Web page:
The shortest month of the year packs plenty of eventful opportunities to spend, like Valentine’s Day, Super Bowl Sunday and Presidents Day.
Whether you’re passionate about a football team, going big for a special someone or hyped for a three-day weekend, the credit cards in your wallet may offer rewards on planned purchases. They can also help lower the cost of some bills or get you organized for tax time.
Here’s how to make the most of your credit cards this month.
If you’re participating in any of this month’s events, plan out which of your credit cards will earn the most rewards in certain categories.
Whether you’re spending Valentine’s Day with friends, family, a special someone or your fabulous self, the right credit card can defray a portion of the cost of that special dinner, treats, cards or flowers picked up at the grocery store. A credit card like the Capital One Savor Cash Rewards Credit Card , NerdWallet's winner for best card for entertainment in 2022 , earns outsized rewards on those purchases. It has a $95 annual fee, but it offers 4% cash back on dining (including takeout and delivery), eligible streaming services and entertainment; 3% cash back at grocery stores; and 1% cash back on all other purchases.
Nerdy tip: Buying a special gift for Valentine’s Day? Many major credit card issuers offer targeted rebates or additional rewards for shopping with select merchants. American Express, for instance, has AmEx Offers which allow you to enroll AmEx cards in targeted offers to earn bonus points or a statement credit for eligible purchases. Try shopping through a credit card bonus mall to earn even more rewards.
If your Super Bowl plans involve dusting off the barbecue or setting up snack and drink tables, a credit card that earns elevated rewards on grocery store or restaurant purchases will offset some of the cost. For example, the $0 -annual-fee Citi Custom Cash℠ Card offers 5% back in your highest-spending eligible category each billing cycle from a list of 10 options that include grocery stores and restaurants. It earns 1% back on everything else. If this card was used for the sole purpose of buying groceries, you’d score $25 per month (or $300 annually) just by maxing out the spending limit.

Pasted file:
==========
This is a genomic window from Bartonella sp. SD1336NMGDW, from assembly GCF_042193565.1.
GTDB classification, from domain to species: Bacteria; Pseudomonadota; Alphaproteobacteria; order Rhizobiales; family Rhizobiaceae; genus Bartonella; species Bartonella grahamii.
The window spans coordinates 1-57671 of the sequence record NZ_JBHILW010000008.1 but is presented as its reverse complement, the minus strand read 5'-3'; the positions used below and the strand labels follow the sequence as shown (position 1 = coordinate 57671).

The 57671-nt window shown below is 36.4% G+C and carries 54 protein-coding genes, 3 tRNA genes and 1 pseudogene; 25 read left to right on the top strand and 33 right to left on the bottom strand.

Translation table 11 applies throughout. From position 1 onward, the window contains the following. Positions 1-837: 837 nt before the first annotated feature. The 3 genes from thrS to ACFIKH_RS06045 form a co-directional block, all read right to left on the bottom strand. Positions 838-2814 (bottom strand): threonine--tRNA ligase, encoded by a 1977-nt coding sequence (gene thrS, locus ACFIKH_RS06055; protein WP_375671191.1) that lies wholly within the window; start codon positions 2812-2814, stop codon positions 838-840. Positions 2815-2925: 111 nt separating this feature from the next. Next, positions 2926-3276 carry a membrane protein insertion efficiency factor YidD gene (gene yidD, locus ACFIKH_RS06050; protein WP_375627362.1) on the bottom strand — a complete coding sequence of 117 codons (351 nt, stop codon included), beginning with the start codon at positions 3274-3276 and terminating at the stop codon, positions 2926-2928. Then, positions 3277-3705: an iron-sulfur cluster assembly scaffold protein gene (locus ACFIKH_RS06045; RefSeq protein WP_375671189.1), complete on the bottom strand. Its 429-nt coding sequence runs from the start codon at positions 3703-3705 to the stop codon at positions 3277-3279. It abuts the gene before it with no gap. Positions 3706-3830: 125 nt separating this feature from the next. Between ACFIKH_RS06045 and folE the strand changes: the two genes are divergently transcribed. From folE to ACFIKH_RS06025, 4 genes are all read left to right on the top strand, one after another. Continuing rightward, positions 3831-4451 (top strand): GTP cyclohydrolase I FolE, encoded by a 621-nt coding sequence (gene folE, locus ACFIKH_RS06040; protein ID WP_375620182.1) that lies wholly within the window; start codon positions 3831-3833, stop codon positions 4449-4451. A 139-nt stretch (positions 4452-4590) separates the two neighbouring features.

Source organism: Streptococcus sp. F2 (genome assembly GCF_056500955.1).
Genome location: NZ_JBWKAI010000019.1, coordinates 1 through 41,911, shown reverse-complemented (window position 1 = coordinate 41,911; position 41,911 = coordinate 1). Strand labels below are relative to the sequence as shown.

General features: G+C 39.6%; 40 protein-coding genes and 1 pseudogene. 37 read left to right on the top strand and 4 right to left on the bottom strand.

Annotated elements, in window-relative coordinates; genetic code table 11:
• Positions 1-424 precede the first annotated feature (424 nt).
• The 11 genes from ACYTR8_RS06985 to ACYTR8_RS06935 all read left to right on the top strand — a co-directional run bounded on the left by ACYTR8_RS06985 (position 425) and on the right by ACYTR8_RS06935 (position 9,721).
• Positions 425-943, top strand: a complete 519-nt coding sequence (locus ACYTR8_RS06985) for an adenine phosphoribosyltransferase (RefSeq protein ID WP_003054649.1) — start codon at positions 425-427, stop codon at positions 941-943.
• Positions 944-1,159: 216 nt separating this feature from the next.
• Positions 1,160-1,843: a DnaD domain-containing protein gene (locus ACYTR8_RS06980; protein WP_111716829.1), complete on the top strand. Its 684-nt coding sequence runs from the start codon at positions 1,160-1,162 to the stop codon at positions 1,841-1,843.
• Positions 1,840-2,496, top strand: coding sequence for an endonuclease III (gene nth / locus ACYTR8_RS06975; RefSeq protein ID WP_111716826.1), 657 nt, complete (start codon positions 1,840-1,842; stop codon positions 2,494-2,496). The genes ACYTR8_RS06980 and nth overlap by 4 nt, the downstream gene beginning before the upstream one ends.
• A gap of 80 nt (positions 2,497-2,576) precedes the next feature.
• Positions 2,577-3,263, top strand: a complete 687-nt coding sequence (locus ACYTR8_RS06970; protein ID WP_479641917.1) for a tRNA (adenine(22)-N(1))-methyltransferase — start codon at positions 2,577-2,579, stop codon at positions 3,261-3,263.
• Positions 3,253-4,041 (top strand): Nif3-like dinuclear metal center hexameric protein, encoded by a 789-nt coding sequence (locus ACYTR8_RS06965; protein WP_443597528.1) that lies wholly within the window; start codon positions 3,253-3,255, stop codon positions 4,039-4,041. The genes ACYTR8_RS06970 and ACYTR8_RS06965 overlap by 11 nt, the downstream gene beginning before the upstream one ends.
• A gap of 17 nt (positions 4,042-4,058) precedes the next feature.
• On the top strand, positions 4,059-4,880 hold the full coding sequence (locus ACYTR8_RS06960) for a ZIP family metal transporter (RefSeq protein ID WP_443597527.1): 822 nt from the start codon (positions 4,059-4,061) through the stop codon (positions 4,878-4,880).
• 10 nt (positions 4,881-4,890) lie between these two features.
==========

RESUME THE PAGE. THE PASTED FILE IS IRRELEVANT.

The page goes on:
During an out-of-town trip for the long weekend, you can guzzle more value with a credit card that earns high rewards on gas. A card like the $95 -annual-fee U.S. Bank Altitude® Connect Visa Signature® Card is excellent for road trips since it rewards meals, gas and accommodations purchased for the getaway. It earns 5 points per dollar spent on prepaid hotels and car rentals booked directly in the Altitude Rewards Center; 4 points per dollar on travel, gas stations and EV charging stations; 2 points per dollar at grocery stores, grocery delivery, streaming services and dining; and 1 point per dollar on other purchases.
If you’re working on new year resolutions like saving money or getting out of debt, a credit card can be a useful tool when used wisely.
With good credit ( a FICO score of 690 or higher ), a balance transfer credit card like the $0 -annual-fee Wells Fargo Reflect℠ Card can offer a way out of debt. It lets you move debt from a high-interest credit card onto it to get a lower interest rate.
You'll get a 0% intro APR for 18 months from account opening on purchases and qualifying balance transfers, and then an ongoing APR of 12.99%-24.99% Variable APR. Intro APR extension of up to 3 months with on-time minimum payments during the intro and extension periods. There’s a 3% fee charged on the amount transferred, but it’s worth the cost if it means getting ahead on debt by saving money on interest payments over time.
Also look to your credit cards to unpack benefits that may save money. Some cards like the $0 -annual-fee Wells Fargo Active Cash℠ Card , for instance, offer cell phone protection insurance (up to $600, for up to two claims per 12 month period) for a damaged or stolen device when you use the card to pay the monthly bill. It can potentially free up some money in the budget — especially if you’re currently paying a provider for coverage on multiple lines. Read the terms carefully to understand the type of coverage offered and possible limitations.
Credit cards can also help you get organized for tax time. For itemized deductions, your credit cards may provide a year-end summary on spending that helps narrow down medical expenses and charitable contributions, for example.
Those same credit cards might also offer targeted discounts on tax preparation services or software, and rewards when you pay for them. If you have a credit card with a major issuer, log in to your account to see if any of these kinds of offers are on the table.